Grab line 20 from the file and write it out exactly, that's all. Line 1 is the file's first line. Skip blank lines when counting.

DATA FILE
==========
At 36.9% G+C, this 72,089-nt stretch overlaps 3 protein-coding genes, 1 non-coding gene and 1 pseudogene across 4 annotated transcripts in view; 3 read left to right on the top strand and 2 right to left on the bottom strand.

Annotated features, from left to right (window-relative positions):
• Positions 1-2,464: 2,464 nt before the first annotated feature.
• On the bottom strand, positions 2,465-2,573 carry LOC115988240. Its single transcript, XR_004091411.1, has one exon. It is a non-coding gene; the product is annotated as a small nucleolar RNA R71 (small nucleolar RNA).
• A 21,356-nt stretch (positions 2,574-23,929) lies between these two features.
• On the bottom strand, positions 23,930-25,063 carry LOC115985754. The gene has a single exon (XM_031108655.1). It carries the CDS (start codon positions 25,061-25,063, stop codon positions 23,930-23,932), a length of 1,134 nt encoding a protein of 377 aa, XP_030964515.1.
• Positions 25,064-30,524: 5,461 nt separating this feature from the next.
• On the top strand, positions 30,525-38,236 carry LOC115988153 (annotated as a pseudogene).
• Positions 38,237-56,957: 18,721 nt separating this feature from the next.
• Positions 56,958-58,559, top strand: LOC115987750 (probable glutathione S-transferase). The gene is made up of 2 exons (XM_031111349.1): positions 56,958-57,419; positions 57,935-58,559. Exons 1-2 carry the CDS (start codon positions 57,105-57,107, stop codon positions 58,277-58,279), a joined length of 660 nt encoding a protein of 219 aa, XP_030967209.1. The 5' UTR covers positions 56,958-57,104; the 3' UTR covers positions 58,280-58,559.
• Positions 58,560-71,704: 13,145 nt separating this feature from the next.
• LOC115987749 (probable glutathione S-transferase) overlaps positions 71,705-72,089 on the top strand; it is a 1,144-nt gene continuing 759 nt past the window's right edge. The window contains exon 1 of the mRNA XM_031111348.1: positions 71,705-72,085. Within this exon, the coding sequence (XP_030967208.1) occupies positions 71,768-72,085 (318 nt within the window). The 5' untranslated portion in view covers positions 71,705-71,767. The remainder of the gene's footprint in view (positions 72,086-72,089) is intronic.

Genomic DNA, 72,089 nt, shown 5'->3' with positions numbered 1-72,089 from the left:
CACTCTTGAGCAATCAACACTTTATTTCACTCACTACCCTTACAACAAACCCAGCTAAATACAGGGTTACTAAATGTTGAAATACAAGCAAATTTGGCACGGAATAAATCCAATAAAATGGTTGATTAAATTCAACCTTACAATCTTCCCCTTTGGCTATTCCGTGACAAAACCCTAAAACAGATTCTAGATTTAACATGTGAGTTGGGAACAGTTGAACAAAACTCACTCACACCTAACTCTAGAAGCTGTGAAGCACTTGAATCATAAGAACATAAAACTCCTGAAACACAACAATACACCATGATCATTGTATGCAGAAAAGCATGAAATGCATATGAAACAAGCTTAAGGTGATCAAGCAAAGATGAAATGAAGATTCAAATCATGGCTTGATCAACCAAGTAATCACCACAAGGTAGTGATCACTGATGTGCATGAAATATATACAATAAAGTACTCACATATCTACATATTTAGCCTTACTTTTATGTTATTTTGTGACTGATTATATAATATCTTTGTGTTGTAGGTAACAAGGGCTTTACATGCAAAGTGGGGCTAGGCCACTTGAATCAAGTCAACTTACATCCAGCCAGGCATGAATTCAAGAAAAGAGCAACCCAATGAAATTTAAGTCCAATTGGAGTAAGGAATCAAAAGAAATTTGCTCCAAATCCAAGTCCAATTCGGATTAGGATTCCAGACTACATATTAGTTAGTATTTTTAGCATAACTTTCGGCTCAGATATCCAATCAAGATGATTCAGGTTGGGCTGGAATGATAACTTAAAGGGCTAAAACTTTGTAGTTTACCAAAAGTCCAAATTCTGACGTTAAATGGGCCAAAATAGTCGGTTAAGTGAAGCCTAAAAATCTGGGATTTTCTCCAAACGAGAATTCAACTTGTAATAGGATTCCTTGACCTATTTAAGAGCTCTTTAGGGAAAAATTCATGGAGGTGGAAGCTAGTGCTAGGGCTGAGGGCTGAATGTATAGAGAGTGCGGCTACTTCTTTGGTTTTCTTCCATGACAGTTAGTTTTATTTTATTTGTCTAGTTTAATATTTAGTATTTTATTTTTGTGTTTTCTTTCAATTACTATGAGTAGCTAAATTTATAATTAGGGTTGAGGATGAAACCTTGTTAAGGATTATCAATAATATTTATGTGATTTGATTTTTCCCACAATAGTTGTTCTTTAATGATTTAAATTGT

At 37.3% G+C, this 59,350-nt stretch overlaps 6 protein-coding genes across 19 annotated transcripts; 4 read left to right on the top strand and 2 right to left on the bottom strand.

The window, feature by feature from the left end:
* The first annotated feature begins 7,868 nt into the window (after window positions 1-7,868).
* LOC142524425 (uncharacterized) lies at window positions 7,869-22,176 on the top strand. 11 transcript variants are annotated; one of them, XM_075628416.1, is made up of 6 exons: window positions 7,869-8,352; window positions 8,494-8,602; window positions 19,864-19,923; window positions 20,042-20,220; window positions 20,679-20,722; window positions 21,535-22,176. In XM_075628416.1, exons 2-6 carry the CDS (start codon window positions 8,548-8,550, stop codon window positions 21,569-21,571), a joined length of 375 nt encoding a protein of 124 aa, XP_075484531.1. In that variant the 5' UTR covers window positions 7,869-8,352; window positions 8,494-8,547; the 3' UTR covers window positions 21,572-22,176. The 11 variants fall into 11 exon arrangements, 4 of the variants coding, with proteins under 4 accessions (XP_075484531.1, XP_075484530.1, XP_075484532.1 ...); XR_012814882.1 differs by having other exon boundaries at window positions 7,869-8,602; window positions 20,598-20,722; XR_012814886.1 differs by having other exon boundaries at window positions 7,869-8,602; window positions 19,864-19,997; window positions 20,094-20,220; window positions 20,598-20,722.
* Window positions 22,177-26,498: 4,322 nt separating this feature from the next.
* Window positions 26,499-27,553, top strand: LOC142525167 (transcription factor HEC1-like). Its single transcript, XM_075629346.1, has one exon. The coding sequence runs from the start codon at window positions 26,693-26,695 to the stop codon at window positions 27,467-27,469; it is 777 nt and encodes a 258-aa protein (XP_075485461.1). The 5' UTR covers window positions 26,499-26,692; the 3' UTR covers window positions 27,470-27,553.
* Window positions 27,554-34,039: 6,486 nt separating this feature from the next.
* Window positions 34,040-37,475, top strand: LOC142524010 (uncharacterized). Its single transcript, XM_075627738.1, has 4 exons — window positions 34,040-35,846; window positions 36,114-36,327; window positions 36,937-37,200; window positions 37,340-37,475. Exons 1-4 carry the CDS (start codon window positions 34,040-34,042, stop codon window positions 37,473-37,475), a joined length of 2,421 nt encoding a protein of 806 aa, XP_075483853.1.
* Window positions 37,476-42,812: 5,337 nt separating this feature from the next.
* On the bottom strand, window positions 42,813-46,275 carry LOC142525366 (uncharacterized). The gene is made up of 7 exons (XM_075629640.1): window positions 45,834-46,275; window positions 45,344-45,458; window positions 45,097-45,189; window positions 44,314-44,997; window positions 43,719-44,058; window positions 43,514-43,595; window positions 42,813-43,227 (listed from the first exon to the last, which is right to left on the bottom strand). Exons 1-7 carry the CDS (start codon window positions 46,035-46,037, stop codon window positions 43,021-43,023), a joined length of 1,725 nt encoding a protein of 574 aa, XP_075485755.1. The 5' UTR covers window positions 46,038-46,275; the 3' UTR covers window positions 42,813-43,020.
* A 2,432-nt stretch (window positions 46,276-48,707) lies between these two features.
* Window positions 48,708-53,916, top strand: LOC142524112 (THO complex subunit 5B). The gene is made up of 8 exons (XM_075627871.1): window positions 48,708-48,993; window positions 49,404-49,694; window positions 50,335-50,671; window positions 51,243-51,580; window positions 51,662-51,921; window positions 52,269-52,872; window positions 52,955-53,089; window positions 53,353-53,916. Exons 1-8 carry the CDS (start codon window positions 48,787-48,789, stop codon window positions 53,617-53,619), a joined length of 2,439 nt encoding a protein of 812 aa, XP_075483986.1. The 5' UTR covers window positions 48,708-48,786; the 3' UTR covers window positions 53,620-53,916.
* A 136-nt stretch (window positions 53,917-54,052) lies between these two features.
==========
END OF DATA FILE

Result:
* Window positions 26,499-27,553, top strand: LOC142525167 (transcription factor HEC1-like). Its single transcript, XM_075629346.1, has one exon. The coding sequence runs from the start codon at window positions 26,693-26,695 to the stop codon at window positions 27,467-27,469; it is 777 nt and encodes a 258-aa protein (XP_075485461.1). The 5' UTR covers window positions 26,499-26,692; the 3' UTR covers window positions 27,470-27,553.